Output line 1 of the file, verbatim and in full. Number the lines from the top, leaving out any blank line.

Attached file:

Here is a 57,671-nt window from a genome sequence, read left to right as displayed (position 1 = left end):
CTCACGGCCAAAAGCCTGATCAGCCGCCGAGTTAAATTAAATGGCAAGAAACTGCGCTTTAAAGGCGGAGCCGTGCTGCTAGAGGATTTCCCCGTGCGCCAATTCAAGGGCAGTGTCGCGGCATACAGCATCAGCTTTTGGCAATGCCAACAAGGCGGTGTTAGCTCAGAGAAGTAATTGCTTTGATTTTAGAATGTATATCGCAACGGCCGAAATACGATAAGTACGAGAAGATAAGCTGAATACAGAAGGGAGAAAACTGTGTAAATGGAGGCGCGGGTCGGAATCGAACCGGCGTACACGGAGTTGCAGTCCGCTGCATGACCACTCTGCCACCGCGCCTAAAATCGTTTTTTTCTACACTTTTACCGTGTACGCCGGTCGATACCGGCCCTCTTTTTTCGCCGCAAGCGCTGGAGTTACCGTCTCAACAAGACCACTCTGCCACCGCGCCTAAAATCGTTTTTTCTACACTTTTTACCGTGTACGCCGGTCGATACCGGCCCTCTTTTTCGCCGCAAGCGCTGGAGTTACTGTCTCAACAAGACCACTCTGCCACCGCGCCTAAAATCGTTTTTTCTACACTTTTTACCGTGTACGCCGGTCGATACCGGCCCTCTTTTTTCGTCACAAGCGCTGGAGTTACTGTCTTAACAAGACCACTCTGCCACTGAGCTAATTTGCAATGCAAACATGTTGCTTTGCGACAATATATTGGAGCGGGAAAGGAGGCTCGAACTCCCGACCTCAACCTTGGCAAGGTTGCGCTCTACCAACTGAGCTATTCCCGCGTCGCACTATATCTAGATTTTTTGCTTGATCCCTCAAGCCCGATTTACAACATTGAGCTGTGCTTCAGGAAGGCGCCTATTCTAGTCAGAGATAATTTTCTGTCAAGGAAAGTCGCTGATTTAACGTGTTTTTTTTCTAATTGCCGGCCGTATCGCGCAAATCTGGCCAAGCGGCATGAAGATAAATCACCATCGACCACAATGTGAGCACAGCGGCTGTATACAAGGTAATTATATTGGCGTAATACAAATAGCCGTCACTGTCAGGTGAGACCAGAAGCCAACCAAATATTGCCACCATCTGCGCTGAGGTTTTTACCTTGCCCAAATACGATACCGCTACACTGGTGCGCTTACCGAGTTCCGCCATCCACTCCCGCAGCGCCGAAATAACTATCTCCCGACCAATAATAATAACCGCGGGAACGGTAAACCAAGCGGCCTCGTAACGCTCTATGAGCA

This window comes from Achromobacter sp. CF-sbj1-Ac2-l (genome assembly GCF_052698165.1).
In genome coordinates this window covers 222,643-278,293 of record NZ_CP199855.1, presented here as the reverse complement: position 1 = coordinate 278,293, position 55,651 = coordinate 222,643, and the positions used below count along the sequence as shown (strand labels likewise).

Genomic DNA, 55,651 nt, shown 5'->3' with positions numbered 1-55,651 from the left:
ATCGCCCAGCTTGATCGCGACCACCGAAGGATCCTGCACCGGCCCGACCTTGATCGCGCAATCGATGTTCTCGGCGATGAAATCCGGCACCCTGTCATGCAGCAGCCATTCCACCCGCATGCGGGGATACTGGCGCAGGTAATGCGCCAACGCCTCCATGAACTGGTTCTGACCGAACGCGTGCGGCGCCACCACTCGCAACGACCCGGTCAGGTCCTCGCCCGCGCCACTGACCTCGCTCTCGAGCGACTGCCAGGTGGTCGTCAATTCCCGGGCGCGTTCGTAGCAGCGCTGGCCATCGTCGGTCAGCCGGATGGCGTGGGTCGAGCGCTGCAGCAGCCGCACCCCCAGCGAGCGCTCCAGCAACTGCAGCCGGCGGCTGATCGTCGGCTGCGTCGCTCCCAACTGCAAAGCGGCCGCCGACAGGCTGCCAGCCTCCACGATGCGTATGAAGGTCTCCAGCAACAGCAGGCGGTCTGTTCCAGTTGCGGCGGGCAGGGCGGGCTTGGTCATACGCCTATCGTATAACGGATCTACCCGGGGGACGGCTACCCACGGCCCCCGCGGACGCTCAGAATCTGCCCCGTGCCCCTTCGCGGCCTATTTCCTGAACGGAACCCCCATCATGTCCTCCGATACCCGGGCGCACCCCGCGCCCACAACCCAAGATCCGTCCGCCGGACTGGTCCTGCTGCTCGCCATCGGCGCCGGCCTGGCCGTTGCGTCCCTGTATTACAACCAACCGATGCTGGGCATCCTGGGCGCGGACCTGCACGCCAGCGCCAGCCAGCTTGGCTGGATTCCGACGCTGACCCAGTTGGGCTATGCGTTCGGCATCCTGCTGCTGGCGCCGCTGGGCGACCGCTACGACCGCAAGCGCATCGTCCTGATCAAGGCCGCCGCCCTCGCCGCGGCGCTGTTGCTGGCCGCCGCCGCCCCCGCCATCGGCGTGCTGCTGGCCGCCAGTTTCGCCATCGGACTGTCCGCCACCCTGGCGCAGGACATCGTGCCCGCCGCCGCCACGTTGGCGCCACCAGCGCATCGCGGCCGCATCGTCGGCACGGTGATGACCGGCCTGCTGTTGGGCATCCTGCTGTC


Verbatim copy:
Here is a 57,671-nt window from a genome sequence, read left to right as displayed (position 1 = left end):